Application of ADF carbide flat drill in automotive drive shaft production
Yunjie Gu | OSG Shanghai
The drilling of holes on curved surfaces on drive shaft components has always been a challenge for manufacturers and cutting tool makers. The crux of the problem is to achieve consistent long tool life while ensuring hole dimensional stability. This article evaluates some of the key factors that affect the stability of hole diameter and tool life and to provide an optimum tooling solution for tackling these challenges.
Reasons that may affect hole dimensional stability:
- If the tool swings upon contacting the work material, which would result in a larger hole diameter as illustrated in figure 1.
- If burrs occur at the hole exit when processing a through-hole on the curved surface of a shaft part, which would enlarge the hole diameter as depicted in figure 1.
Figure 1. Drilling of a through-hole on curved surface and enlargement of hole diameter.
Reasons that may affect the stability of tool life:
- If the tool swings upon contact with the work material, the cutting edge will easily collapse, and the chisel will wear faster, as depicted in figure 2.
- When processing through-holes on curved surfaces of shaft parts, the cutting edge corner of the tool is prone to chipping as illustrated in figure 2.
Figure 2. Chipping of the drill cutting edge.
In order to solve the above problems, the following two traditional processing methods are generally adopted:
- The use of an additional tool, usually an end mill, to countersink a plane, and then use a drill for the hole processing. However, this method is not a trouble-free solution. If the diameter of the counterbore is too large, the workpiece will be scrapped. On the other hand, if the diameter of the counterbore is too small, it is necessary to expand the hole during the drilling process, which will affect tool life since the edge of the drill will come in contact with the work material as illustrated in figure 3.
- A chamfering drill is used to make a start hole, followed by the use of a drill for the hole processing. However, this method also has flaws. Regardless of the chamfer angle of the chamfering tool, the drill’s cutting edge will contact the surface processed by the chamfering tool, which will reduce the life of the drill.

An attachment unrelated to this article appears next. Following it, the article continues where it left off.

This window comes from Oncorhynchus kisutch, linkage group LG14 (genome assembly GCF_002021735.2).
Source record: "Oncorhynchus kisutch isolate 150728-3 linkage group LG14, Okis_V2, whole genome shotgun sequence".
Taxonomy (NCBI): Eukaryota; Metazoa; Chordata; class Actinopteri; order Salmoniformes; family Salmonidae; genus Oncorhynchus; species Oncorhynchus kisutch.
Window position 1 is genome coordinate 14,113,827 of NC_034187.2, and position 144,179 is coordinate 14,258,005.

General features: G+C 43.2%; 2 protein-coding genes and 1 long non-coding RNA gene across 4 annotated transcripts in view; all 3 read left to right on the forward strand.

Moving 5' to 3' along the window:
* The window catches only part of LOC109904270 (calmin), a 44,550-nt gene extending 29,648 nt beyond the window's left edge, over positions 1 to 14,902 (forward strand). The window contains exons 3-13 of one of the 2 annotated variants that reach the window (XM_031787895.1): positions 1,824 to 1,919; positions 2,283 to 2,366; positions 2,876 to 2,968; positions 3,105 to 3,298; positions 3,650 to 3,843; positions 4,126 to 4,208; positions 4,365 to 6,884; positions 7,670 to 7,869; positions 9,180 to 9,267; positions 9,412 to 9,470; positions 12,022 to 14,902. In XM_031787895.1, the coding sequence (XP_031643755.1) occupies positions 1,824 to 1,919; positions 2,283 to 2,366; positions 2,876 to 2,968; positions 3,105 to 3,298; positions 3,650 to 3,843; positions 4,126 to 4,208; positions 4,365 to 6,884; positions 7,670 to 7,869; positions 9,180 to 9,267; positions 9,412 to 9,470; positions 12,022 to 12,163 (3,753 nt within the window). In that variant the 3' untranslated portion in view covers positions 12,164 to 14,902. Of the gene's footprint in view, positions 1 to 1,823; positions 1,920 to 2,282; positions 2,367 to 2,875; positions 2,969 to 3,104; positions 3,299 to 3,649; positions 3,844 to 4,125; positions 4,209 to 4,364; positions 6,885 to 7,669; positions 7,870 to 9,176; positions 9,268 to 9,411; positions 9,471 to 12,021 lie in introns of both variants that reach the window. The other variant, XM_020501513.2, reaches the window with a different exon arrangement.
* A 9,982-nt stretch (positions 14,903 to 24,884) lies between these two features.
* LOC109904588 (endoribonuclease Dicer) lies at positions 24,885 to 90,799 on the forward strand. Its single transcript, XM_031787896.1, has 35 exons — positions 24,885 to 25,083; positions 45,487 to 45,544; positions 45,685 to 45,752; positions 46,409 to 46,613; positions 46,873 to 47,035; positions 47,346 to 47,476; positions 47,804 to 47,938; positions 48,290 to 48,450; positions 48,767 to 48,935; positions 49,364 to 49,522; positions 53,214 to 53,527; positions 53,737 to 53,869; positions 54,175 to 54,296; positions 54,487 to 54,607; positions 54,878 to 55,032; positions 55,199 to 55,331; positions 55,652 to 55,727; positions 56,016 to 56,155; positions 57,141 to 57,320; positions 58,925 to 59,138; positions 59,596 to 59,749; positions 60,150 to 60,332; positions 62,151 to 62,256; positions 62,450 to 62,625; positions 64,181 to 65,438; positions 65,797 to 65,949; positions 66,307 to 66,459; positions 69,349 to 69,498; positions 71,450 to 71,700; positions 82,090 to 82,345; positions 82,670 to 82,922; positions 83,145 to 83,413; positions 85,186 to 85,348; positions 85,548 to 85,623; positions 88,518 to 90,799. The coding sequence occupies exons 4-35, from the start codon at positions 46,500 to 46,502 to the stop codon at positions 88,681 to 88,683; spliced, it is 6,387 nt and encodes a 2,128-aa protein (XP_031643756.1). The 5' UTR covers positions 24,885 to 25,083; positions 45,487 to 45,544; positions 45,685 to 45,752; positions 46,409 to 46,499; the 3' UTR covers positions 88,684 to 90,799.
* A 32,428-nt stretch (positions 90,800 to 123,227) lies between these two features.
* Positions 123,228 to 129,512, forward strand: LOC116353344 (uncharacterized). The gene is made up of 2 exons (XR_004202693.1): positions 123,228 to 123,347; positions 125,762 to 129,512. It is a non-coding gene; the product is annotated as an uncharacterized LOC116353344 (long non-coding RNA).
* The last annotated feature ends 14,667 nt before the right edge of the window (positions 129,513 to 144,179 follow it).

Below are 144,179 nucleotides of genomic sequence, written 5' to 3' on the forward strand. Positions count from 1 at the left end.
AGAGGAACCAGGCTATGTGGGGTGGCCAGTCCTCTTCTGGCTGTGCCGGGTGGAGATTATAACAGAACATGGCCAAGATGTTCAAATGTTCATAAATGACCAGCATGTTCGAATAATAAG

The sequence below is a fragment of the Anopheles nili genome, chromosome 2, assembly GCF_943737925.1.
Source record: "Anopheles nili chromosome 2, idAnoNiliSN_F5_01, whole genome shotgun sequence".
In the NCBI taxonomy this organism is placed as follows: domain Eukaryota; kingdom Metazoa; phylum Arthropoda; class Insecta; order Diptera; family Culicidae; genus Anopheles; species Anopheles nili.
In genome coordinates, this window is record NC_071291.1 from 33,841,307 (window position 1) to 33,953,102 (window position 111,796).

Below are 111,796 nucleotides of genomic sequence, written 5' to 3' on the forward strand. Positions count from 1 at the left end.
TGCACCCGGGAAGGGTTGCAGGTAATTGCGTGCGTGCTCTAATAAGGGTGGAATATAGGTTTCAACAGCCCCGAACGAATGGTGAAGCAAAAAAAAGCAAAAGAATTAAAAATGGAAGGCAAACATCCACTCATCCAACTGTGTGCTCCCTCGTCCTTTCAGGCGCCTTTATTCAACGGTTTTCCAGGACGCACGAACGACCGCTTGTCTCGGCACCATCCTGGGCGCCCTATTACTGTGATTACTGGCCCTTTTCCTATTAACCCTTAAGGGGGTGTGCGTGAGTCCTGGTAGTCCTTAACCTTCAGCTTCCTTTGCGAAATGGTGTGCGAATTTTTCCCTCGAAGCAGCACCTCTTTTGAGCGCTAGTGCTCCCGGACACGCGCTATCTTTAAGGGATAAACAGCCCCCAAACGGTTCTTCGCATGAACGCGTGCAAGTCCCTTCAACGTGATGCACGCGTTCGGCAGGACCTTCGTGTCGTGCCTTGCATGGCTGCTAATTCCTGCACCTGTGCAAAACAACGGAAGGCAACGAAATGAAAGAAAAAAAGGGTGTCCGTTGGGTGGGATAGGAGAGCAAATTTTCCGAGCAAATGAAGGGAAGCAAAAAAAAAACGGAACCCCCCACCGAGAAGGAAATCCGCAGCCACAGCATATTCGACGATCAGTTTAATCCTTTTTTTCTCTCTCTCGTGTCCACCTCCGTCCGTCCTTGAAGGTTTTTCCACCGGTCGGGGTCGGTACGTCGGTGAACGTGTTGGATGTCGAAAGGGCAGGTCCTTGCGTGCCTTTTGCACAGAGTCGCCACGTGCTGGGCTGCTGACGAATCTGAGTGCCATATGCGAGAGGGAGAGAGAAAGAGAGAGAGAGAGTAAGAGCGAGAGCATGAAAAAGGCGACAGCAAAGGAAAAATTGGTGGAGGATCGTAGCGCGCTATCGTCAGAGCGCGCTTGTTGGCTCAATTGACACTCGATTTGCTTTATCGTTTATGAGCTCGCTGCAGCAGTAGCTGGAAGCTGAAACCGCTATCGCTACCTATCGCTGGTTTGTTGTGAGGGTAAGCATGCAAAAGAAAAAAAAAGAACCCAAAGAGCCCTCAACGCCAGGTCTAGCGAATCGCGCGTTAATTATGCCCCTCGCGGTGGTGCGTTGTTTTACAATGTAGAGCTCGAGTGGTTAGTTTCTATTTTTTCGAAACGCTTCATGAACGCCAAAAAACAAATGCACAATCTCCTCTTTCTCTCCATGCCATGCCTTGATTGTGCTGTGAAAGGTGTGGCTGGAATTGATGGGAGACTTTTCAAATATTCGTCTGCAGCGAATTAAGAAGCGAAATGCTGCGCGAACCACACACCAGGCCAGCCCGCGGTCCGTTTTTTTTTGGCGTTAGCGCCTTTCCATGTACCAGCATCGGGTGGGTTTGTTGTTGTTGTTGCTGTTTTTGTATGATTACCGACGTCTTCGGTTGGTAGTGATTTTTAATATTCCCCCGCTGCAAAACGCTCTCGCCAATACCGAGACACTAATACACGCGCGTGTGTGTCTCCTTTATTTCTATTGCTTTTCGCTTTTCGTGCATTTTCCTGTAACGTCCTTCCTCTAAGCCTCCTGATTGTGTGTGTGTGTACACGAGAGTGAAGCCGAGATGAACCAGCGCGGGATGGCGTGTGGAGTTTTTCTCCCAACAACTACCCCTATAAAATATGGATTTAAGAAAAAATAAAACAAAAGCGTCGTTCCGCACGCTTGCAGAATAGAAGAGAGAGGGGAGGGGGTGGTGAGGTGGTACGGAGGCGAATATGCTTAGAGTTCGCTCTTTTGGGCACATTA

Figure 3. Chipping of the drill caused by an insufficient counterbore size.
To resolve these obstacles, OSG has developed the ADF carbide flat drill, a series that combines two operations in one for the drilling of inclined surfaces and counterboring applications.
ADF Carbide Flat Drill
The ADF was developed with an “all-purpose” concept for superior versatility, reliability and quality for flat-bottom holes. Machining a flat hole traditionally required the use of an end mill and a drill. For the processing of thin plate shaft parts, the ADF enables one-step drilling, thereby simplifying machining time and tool management. The drill’s balanced point form improves precision and minimizes the shifting of the hole position. Its sharp cutting edge results in low cutting force to minimize burrs even in thin plates. With a wide chip room geometry, trouble-free chip evacuation can be achieved. Furthermore, with the addition of OSG’s proprietary EgiAs coating, tool life can be prolonged with excellent heat and wear resistance.
The ADFO is the oil hole type offering from OSG’s ADF multi-purpose flat drill series for inclined surfaces and counterboring applications. With the additional oil hole configuration, the ADFO is designed to excel in stainless steel applications.
For the processing of deep holes, the ADF can play the role of a guide drill, completely replacing end mills and chamfering drills. As a pilot drill, OSG recommends using an ADF drill that is 0.03 mm larger than the subsequent drill. In this case, contact with the hole wall during processing with the subsequent drill is minimized, thus significantly improving the machining accuracy and stability.
Figure 4. Reduction of burrs when processing curved exit surface. The hole on the left is processed by the ADF flat drill, which exhibits minimal burrs; whereas the hole on the right is processed by a twist drill and exhibits burrs upon the exit of the hole.
From left, a hole processed by the ADF flat drill and a hole processed by a twist drill.
The ADF series is not only ideal for flat-bottom hole applications, it is also compatible with a wide range of hole shapes such as inclined surfaces, curved surfaces, counterboring, half-holes, thin plates, and more. In order to better accommodate manufacturers’ various processing needs, the ADF series is available in an abundant lineup including the ADF-2D, a general-purpose type that can be used for a wide range of machining; the ADFLS-2D, which can be used for machining with long overhang length; the ADFO-3D, which include oil holes that can be effectively used in stainless steel applications; and the ADF-NC and ADFO-NC, which are compatible with small automatic lathes.
For more information on the ADF carbide flat drill series